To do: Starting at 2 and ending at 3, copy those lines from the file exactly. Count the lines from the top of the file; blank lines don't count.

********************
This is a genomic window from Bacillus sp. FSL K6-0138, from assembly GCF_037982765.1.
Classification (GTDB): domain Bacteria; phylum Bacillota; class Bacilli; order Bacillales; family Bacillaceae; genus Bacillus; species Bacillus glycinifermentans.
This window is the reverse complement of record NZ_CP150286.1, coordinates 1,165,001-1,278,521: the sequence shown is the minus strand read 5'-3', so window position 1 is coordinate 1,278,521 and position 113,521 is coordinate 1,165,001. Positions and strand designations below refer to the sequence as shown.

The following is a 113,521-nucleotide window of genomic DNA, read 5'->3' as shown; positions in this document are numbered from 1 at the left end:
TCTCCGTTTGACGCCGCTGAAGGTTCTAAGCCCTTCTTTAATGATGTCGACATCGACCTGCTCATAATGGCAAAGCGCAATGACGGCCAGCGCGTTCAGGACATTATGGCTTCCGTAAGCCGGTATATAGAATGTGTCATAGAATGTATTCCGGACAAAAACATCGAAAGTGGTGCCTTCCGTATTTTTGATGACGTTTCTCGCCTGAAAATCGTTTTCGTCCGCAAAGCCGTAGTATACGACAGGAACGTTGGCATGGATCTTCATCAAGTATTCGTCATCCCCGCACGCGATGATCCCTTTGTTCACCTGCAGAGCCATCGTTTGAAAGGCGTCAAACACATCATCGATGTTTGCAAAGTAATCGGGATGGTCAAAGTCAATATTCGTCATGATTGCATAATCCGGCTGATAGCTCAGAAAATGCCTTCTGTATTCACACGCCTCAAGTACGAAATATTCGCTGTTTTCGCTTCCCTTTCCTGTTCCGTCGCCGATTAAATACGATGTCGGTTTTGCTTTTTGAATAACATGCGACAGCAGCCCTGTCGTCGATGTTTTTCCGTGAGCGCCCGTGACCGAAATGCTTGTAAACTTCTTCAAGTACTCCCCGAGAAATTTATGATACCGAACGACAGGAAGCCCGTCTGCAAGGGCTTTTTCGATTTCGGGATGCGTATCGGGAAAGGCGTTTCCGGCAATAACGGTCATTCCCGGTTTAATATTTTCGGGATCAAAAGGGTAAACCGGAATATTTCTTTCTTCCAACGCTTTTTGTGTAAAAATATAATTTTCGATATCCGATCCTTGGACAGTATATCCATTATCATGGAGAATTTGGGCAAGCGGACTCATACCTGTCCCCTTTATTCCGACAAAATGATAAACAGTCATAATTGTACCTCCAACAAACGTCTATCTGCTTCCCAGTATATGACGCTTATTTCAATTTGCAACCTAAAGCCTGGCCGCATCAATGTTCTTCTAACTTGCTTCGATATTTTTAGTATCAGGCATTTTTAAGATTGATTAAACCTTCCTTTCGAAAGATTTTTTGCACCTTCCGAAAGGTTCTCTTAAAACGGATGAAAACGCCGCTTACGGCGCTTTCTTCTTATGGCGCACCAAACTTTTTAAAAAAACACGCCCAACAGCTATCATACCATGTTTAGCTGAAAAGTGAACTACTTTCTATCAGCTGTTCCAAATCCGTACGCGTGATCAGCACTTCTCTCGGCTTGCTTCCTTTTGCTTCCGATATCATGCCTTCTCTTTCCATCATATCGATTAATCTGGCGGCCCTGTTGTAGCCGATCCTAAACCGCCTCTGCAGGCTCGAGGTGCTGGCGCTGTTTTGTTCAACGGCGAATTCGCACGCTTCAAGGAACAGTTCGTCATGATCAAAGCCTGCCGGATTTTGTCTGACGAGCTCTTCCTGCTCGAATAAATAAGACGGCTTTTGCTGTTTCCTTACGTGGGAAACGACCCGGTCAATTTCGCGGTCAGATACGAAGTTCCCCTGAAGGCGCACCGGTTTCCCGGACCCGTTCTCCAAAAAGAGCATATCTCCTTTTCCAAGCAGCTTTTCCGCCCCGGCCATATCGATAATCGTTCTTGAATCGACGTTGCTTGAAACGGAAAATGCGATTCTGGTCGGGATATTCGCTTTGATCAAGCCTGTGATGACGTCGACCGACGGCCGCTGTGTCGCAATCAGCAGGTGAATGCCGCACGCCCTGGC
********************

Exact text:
Classification (GTDB): domain Bacteria; phylum Bacillota; class Bacilli; order Bacillales; family Bacillaceae; genus Bacillus; species Bacillus glycinifermentans.
This window is the reverse complement of record NZ_CP150286.1, coordinates 1,165,001-1,278,521: the sequence shown is the minus strand read 5'-3', so window position 1 is coordinate 1,278,521 and position 113,521 is coordinate 1,165,001. Positions and strand designations below refer to the sequence as shown.